A lot of sweetness around today. I hare about, doing my work, as a brilliant and properly hot Scottish sun beats down from a ridiculously blue sky. After a frantic morning, the Remarkable Trainer comes and she, the Horse Talker and I go out for the gentlest of gentle rides.
Riding out is a thing that is happening in increments for various different reasons. Autumn the filly is a baby and only recently backed. Red the Mare is still getting used to riding in her rope halter and has spent her entire working life going out in a serious pack for proper exercise. Teaching her to switch off and relax in new environments is a number one priority and we take it slowly. Sometimes, I just take her out for a walk on foot so that she can accustom herself to new things, views, places.
Today, we decided that the quiet of the lunch hour would be the perfect time to roam into a wilder blue yonder. No traffic, we thought. Just us, and the sheep. But then the farmer roared up in his ancient Landrover and some of the sheep made a break for freedom and an assortment of vans and off-road motors decided it was time to put in an appearance. So we found ourselves wrangling sheep in front the The Landlord (very important person) and a small traffic jam.
‘Come on,’ I yelled, with a rush of blood to the head. ‘They are cow ponies after all.’
This is not in fact quite true. Red is a thoroughbred who goes back to the Byerley Turk, and Autumn, whilst almost certainly descended from ancestors who have rounded up cattle in their time, has never had anything to do with livestock herself. Despite my hyperbolic carelessness with actual facts, Red turned out to be a wrangler supreme; she turned and backed and seemed quite unfazed by a bunch of skittery ovines passing under her neck. We got the sheep back into the field, had a happy chat with the farmer, and everyone got back into their vans and trucks and drove off.
‘What a lovely sight,’ said The Landlord, gazing at the clever horses.
Then we went up to see The Mother and The Stepfather, who duly admired all the equine delightfulness. Turning for home, we stopped to have a chat with the World Traveller, who was passing with the Great-Nephew (he blew us happy summer kisses), and then headed back through the dandelion meadow. It was one of the best rides I ever had.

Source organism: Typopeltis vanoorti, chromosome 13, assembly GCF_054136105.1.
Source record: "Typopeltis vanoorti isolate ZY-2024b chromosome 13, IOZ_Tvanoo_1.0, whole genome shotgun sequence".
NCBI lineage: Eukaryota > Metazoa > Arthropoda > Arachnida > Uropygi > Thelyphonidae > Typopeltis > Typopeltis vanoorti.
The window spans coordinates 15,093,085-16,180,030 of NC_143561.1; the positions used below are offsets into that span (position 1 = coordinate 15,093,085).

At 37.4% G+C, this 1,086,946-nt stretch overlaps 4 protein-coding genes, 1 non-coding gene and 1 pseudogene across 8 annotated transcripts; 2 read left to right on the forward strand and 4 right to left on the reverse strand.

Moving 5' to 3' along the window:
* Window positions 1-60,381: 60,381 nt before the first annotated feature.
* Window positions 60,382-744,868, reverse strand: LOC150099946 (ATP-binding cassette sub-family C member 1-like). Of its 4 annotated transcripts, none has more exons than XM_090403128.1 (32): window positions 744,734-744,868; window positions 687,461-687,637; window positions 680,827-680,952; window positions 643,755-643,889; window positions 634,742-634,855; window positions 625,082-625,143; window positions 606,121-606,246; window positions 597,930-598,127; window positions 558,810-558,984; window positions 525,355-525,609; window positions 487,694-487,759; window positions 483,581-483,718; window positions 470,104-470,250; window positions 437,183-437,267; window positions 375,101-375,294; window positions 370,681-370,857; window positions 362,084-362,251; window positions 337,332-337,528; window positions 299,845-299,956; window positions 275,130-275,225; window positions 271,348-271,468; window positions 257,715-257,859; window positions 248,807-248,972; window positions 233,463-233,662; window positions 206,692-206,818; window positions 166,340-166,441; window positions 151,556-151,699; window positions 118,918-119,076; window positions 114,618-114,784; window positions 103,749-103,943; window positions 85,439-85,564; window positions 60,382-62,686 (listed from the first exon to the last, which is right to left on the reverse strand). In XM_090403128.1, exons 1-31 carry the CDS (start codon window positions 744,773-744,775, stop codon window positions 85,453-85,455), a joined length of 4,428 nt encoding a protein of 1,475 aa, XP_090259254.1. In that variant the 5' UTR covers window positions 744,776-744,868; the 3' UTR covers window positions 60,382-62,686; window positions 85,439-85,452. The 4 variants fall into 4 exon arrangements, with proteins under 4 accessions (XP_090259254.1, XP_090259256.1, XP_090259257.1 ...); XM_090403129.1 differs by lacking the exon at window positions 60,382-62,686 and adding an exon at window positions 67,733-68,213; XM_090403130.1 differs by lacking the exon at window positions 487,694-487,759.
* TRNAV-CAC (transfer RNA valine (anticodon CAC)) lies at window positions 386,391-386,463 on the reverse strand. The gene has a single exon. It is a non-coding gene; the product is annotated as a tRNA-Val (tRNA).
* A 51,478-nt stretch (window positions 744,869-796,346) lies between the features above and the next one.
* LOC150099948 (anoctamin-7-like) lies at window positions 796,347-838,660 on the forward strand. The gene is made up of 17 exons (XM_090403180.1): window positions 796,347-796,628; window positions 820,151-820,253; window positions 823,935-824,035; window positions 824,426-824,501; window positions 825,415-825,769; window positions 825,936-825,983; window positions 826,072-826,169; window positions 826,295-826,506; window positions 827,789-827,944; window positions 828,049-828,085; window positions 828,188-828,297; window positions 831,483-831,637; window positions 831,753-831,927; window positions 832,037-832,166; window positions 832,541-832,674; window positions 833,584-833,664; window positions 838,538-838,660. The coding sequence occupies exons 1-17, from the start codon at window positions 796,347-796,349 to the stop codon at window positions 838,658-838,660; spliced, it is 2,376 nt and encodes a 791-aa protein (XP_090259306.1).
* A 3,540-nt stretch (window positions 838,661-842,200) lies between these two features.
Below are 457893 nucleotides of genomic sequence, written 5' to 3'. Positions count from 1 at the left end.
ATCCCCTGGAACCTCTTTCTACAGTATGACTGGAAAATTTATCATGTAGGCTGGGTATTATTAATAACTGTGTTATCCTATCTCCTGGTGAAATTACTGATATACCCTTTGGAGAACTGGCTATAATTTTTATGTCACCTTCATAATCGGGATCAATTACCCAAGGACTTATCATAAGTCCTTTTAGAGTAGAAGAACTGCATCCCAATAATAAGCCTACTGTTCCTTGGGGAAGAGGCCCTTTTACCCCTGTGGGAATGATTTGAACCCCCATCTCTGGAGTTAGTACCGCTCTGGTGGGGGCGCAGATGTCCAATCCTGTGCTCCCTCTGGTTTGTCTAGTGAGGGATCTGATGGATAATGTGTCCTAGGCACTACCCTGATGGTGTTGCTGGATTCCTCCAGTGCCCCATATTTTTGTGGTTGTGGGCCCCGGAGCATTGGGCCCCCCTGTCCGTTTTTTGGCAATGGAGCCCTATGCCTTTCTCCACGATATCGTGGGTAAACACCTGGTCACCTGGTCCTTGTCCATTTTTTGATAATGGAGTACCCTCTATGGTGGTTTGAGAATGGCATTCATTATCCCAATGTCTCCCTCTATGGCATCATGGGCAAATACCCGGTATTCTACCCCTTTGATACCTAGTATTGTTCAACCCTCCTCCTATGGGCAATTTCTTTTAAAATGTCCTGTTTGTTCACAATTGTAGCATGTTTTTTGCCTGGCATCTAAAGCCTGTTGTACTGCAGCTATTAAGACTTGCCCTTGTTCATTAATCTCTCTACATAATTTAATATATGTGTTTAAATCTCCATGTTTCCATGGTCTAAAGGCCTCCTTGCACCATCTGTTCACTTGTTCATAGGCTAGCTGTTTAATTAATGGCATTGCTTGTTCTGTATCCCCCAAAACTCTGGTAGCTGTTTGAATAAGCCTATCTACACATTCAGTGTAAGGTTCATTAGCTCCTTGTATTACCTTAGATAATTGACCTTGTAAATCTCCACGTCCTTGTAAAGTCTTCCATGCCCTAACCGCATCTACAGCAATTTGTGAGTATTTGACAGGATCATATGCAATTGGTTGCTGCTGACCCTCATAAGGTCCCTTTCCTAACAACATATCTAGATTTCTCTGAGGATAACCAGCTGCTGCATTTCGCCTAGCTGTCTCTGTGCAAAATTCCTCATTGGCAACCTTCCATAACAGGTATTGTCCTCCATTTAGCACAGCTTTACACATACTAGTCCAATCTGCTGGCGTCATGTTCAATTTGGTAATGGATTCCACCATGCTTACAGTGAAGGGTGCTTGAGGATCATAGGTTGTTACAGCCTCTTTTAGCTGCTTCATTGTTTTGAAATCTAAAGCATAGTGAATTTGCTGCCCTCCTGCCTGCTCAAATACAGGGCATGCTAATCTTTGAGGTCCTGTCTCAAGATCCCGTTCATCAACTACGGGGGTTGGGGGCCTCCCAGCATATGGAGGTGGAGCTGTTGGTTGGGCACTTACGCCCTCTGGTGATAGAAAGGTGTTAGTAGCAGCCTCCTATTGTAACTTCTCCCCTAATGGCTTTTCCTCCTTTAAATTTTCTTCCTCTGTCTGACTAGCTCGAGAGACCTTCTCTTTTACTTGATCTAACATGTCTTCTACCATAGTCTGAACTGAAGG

The funny thing about all this is that I was in slightly manic, very determined mode when I arrived at the field. My impossible workload has pushed me into an antic, active state; must get things done, must get things done.
‘Let’s work on transitions,’ I said sternly, to the Remarkable Trainer.
But the sun was shining and everyone was relaxed and happy, so we went for our funny amble instead.
‘Bugger transitions,’ I said, laughing.
It depends what you want from life. I could seriously school my mare in all kinds of technical things. I could work hard on developing my own rusty riding muscles. I see people out there, in magazines, on the internet, getting their equines up to show level, winning prizes, being poster people of the horsey world.
But really, I suddenly realised, all I want is a happy horse who can walk on a loose rein through the dancing sunshine, whilst I gaze up at the blue hills.
When we do that, all the work and the stress and the worry about time management fade away, and it’s just me and this glorious girl and our little pack, both human and equine. I’m in my middle age, and life has bashed me up a bit, as it does to everyone over the age of twenty-one. I don’t need to prove anything. I just want to go for a bit of an amble and wrangle a few sheep. That is my glittering prize. It is literally and metaphorically, all I could wish.
Herd this morning, relaxed and dozy:
Then up to HorseBack, where wonderful things are happening under a blue, blue sky:
Veterans who have never sat on a horse before are riding:
Newest arrival Mr Fox has made a friend:
And then back home, where the Remarkable Trainer is doing a bit of desensitising before we set out on our travels. Rather than being startled, Red seems to regard the whole thing as a nice head massage:
Me, up on Red, for the best view in the world, which is the one between a horse’s ears:
Autumn the Filly and the Horse Talker might be in Wyoming rather than northern Scotland:
My brilliant sheep-wrangling girl gets a good stroke and a huge smile:
Barefoot and bitless with an ex-racing mare. I have become such a horse hippy.